1. I find these polls very useful. The fact that "seven Canadians in ten aren't at all worried or are not very worried about H1N1" can mean only one thing – Carolyn Bennett needs to kick it up a notch.

    • Brian Hayday must agree:

      November 12, 2009
      Schulich School tonight on leadership

      An honour to be asked to Brian Hayday's MBA class to talk about leadership….

      http://www.carolynbennett.ca/

  2. I really think we need better communication and education about the flu and pandemics to Canadians. It's like the majority only care if it's something that will make themselves or their families severely ill. The reason for worrying about swine flu was never that it was a killer, but that it's tendency to rapidly spread could quickly overwhelm our health care resources.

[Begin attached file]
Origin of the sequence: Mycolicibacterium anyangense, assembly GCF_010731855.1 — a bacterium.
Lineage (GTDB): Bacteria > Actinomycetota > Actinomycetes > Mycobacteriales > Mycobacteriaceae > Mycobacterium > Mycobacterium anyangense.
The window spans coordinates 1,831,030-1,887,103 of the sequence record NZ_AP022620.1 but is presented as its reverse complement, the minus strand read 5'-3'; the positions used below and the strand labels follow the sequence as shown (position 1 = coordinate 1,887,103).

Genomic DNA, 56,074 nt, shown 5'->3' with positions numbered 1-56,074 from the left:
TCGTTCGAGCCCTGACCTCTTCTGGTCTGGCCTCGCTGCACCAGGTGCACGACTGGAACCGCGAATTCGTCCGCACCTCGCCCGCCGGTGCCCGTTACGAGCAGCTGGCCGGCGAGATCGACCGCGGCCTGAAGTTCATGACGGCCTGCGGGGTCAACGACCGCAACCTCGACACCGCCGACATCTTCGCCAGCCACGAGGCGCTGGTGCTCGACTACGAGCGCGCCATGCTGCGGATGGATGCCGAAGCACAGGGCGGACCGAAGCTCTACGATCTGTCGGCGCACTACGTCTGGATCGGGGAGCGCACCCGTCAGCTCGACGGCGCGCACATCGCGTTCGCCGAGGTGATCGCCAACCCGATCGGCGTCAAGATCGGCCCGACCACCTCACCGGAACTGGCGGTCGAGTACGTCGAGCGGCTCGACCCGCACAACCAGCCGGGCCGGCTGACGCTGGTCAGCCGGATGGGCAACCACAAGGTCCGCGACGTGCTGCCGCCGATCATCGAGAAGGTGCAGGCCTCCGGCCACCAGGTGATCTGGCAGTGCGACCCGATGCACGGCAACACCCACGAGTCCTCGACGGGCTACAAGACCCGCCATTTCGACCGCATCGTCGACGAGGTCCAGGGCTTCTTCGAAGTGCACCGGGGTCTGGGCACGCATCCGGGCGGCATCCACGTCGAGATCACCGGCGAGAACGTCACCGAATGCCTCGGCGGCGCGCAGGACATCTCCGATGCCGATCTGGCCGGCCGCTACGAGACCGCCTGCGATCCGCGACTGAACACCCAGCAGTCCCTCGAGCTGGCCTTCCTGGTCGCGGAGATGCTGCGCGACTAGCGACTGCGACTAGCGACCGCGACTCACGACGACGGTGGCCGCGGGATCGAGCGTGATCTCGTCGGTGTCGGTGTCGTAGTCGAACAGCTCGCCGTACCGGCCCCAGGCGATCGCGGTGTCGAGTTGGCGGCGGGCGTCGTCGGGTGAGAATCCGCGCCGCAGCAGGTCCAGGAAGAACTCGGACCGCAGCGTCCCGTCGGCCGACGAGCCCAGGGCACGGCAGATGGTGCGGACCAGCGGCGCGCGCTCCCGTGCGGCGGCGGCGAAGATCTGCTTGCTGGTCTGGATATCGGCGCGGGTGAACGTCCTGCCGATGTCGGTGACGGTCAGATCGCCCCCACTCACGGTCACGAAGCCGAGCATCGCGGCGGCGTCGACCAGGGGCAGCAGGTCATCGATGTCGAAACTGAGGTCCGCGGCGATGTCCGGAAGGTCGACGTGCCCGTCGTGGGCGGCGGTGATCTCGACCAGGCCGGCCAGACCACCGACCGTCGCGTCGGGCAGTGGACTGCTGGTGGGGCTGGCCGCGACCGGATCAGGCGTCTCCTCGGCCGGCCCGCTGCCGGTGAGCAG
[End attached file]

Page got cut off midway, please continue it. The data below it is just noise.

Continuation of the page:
On a related note, vaccination clinics were SHUT DOWN for Remembrance Day here in Waterloo. WTF? Did that happen everywhere? And how on earth do health officials expect to be taken seriously if they take a stat day in the face of a worrisome pandemic? They really need to consider the long term damage of 'crying wolf''. (They haven't done themselves any favours with the yearly West Nile fear mongering, as another example.)

    • There's also that people with chronic pulmonary disease and poor immune health are more susceptible to severe complication with H1N1. Given the gargantuan amount of kids with asthma out there that's what we should worry about.

      I agree with you that we need better communication. One thing that I'd like the media o focus on is the importance of the vaccine. One thing that I don't want the media to focus on is numbers because we won't know the real statistics of swine flu vs seasonal flu until this season is over.